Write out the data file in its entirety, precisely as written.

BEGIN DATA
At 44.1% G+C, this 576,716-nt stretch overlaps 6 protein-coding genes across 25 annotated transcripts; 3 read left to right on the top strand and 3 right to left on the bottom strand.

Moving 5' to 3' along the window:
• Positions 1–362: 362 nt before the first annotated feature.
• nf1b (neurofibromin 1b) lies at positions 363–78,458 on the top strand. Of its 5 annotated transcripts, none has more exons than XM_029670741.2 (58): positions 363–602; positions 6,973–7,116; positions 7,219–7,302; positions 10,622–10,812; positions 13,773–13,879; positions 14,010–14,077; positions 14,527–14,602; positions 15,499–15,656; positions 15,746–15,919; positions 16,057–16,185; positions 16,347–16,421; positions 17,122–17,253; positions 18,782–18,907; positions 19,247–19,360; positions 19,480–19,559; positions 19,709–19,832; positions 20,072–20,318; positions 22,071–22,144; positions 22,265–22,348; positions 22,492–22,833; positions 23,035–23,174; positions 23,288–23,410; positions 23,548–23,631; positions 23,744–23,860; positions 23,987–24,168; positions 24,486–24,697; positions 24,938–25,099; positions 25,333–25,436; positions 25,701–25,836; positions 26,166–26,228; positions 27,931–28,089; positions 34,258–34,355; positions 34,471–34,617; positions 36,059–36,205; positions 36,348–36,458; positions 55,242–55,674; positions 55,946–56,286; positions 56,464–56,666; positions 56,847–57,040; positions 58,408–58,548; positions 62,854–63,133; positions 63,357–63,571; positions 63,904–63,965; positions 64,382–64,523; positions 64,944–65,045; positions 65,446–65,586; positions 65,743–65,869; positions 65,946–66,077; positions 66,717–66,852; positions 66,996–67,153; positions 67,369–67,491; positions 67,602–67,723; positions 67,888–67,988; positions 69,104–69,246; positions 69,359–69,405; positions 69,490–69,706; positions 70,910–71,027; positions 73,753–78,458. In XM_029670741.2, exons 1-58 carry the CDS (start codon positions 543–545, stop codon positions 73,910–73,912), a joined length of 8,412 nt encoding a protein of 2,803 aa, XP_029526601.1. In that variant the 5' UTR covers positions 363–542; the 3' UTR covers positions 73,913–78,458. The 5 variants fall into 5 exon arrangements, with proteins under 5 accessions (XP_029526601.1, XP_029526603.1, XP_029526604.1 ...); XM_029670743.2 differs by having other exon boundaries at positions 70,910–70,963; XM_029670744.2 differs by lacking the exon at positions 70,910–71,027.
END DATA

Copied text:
At 44.1% G+C, this 576,716-nt stretch overlaps 6 protein-coding genes across 25 annotated transcripts; 3 read left to right on the top strand and 3 right to left on the bottom strand.

Moving 5' to 3' along the window:
• Positions 1–362: 362 nt before the first annotated feature.
• nf1b (neurofibromin 1b) lies at positions 363–78,458 on the top strand. Of its 5 annotated transcripts, none has more exons than XM_029670741.2 (58): positions 363–602; positions 6,973–7,116; positions 7,219–7,302; positions 10,622–10,812; positions 13,773–13,879; positions 14,010–14,077; positions 14,527–14,602; positions 15,499–15,656; positions 15,746–15,919; positions 16,057–16,185; positions 16,347–16,421; positions 17,122–17,253; positions 18,782–18,907; positions 19,247–19,360; positions 19,480–19,559; positions 19,709–19,832; positions 20,072–20,318; positions 22,071–22,144; positions 22,265–22,348; positions 22,492–22,833; positions 23,035–23,174; positions 23,288–23,410; positions 23,548–23,631; positions 23,744–23,860; positions 23,987–24,168; positions 24,486–24,697; positions 24,938–25,099; positions 25,333–25,436; positions 25,701–25,836; positions 26,166–26,228; positions 27,931–28,089; positions 34,258–34,355; positions 34,471–34,617; positions 36,059–36,205; positions 36,348–36,458; positions 55,242–55,674; positions 55,946–56,286; positions 56,464–56,666; positions 56,847–57,040; positions 58,408–58,548; positions 62,854–63,133; positions 63,357–63,571; positions 63,904–63,965; positions 64,382–64,523; positions 64,944–65,045; positions 65,446–65,586; positions 65,743–65,869; positions 65,946–66,077; positions 66,717–66,852; positions 66,996–67,153; positions 67,369–67,491; positions 67,602–67,723; positions 67,888–67,988; positions 69,104–69,246; positions 69,359–69,405; positions 69,490–69,706; positions 70,910–71,027; positions 73,753–78,458. In XM_029670741.2, exons 1-58 carry the CDS (start codon positions 543–545, stop codon positions 73,910–73,912), a joined length of 8,412 nt encoding a protein of 2,803 aa, XP_029526601.1. In that variant the 5' UTR covers positions 363–542; the 3' UTR covers positions 73,913–78,458. The 5 variants fall into 5 exon arrangements, with proteins under 5 accessions (XP_029526601.1, XP_029526603.1, XP_029526604.1 ...); XM_029670743.2 differs by having other exon boundaries at positions 70,910–70,963; XM_029670744.2 differs by lacking the exon at positions 70,910–71,027.